literally “seed” as well as “origin” or “source.” The Bija Vidyapeeth seal also
 says “vasudhaiv kutumbakam” in Sanskrit. This means “one world family.”

Monday, April 18, 2011

Paolo Viscardi: Natural history collections - why are they relevant?

Last week I found this article through twitter that I thought was very worthwhile... so I tweeted writer Paolo Viscardi to check if I could reblog it here.

Thank you Paolo for willingness to share!  If you pop over to the original article you can view two videos included in the piece!

Lately I've come across related reports on the critical role Museums can play, despite the fact from time to time they attract attention for controversial here's some positive food for thought!

Punctuated Equilibrium by GrrlScientist

Natural history collections –- why are they relevant?

A curator at the Horniman Museum tells us why natural history collections are important to research -- and to the public
Natural history room of the Horniman Museum.
Image: Wikipedia commons/Simon and Ashley.
I'd like to start by thanking GrrlScientist for inviting me to set out my thoughts on the relevance of natural history collections here at Punctuated Equilibrium – it's an honour.
The subject is one that's close to my heart -- I'm a natural history curator, a member of the Natural Science Collections Association committee, a natural history blogger and an administrator for Ask a Biologist (amongst other things). I view natural history collections as being very important and I want to provide some of the reasons why.
Museums in the UK
Let's start with some context. Few people would argue that museums in general are unpopular –- last year there were over 42 million visits to DCMS (Department for Culture Media and Sport) sponsored museums alone. When you factor in the Local Authority museums and independents you're looking at a substantial proportion of theUK's population of 62 million people attending museums.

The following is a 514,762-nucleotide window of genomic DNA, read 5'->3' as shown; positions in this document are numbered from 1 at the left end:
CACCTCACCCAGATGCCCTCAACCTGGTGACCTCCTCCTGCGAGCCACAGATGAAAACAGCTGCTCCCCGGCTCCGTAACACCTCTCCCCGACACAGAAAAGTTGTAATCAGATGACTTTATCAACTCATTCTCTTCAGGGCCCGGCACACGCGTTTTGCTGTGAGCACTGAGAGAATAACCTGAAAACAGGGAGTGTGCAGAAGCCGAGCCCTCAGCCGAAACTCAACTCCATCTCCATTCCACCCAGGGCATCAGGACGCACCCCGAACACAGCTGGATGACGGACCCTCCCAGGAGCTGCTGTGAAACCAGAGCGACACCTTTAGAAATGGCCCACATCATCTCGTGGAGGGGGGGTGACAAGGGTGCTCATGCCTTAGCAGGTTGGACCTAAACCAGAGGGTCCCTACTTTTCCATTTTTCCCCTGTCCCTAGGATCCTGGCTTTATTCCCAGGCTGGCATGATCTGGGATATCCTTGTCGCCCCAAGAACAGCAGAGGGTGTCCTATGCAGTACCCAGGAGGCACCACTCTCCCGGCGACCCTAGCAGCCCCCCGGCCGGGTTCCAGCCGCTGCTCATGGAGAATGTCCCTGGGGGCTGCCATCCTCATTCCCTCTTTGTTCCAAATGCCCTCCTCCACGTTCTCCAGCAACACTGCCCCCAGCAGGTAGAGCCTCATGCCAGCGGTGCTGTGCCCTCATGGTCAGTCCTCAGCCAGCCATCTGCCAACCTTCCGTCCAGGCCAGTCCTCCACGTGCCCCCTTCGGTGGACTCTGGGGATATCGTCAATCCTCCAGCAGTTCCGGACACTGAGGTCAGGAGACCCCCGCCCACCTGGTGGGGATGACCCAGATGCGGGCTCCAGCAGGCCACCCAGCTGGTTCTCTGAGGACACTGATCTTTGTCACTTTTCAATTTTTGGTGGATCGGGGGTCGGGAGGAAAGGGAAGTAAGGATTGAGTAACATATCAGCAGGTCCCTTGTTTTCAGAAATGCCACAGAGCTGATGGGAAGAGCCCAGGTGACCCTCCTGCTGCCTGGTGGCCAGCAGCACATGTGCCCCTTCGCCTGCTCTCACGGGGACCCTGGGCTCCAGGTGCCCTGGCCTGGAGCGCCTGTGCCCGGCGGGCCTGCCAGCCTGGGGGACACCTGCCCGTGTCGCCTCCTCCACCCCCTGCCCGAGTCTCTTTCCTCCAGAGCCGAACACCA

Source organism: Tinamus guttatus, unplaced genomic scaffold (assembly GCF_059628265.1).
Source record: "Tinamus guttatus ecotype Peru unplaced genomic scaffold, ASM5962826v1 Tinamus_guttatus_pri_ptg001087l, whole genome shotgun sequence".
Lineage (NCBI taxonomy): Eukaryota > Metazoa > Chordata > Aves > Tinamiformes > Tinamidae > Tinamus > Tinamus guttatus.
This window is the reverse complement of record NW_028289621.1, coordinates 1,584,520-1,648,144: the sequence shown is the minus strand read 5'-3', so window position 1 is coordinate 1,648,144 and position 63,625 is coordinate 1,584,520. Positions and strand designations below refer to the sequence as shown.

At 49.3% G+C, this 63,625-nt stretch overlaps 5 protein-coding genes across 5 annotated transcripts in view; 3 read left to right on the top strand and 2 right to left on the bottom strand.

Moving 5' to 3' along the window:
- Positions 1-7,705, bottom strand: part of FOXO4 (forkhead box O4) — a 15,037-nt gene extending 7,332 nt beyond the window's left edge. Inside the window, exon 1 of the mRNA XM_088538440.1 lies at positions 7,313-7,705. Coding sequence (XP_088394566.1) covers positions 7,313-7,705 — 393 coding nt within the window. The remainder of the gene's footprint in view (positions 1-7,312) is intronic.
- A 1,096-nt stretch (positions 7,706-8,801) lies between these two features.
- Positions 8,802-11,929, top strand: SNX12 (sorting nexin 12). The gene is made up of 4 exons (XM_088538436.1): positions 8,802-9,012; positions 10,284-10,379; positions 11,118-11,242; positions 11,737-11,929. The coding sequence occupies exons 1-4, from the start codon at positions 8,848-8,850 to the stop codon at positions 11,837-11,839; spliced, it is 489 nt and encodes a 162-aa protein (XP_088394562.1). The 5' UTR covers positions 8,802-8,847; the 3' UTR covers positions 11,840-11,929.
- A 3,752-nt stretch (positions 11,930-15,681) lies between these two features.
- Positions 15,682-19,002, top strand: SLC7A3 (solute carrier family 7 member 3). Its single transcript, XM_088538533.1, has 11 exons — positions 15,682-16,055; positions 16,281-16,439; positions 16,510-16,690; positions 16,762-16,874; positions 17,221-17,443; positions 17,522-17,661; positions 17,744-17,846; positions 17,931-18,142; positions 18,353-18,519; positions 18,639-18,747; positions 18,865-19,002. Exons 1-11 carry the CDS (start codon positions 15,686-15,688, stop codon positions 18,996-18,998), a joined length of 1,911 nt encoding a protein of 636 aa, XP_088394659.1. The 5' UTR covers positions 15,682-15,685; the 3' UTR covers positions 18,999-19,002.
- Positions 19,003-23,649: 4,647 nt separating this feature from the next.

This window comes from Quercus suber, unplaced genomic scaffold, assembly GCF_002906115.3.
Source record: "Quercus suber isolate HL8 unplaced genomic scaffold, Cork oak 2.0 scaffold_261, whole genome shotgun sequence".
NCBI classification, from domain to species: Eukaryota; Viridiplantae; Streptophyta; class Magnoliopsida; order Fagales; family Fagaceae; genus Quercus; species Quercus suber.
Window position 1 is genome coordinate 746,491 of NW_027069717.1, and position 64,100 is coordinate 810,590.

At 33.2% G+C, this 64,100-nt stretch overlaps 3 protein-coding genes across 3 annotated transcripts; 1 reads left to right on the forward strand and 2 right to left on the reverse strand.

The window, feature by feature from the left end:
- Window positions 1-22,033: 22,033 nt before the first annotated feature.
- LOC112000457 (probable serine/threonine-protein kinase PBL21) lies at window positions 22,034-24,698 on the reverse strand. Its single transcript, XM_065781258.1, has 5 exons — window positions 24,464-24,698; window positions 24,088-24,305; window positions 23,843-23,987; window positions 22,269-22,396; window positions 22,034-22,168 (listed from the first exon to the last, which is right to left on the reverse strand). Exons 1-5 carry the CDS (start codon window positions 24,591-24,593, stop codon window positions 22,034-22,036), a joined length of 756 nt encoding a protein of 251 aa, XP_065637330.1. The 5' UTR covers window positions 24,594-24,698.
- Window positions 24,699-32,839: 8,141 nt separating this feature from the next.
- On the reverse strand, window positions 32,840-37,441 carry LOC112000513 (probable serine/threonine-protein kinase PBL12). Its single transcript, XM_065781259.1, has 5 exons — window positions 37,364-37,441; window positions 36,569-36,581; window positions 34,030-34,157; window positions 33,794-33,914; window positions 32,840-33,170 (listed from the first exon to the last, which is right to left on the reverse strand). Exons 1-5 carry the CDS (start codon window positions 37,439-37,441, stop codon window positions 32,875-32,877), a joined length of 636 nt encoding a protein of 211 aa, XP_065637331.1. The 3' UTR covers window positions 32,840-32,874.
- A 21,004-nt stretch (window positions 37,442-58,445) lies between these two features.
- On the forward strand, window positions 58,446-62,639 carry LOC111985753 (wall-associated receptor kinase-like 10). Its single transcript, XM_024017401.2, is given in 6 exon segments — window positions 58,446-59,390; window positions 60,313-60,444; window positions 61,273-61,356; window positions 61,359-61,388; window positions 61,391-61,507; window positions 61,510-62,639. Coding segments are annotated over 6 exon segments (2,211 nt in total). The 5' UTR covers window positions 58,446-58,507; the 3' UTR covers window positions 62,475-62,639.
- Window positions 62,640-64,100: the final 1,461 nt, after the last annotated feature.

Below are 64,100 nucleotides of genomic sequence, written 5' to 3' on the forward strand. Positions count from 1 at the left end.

But these visitors are mostly seeing the tip of a very large iceberg, since the vast proportion of most museum collections (90-99%) is in storage. But that doesn't mean that the majority of collections aren't used. Far from it. Museum collections are used for all sorts of things, from filling in gaps in family trees and inspiring art (some of which is frankly nombrilistic) to research that is of value to wider culture and science.
The role of natural history
Apart from being hugely popular with the public, natural history collections play a vital role in our understanding of biodiversity, evolution, population genetics and the environmental impacts of climate change, pesticide use and so on. This is because historical collections provide base-line data against which modern observations can be compared and to produce predictive models.
The most fundamental role of natural history collections is safeguarding type specimens. These are preserved specimens of the individuals that were used to describe and name a species. Every plant, fungus and animal you see in your garden has a scientific name that comes from such a description and each new proposed species needs to be compared to the preserved types of other similar organisms in order to ensure that it is in fact different to anything already described.
Obviously the life in your back garden is pretty well known by now, but there are still parts of the Earth that have not been thoroughly investigated and new species are coming to light all the time –- particularly in the oceans and tropical forests.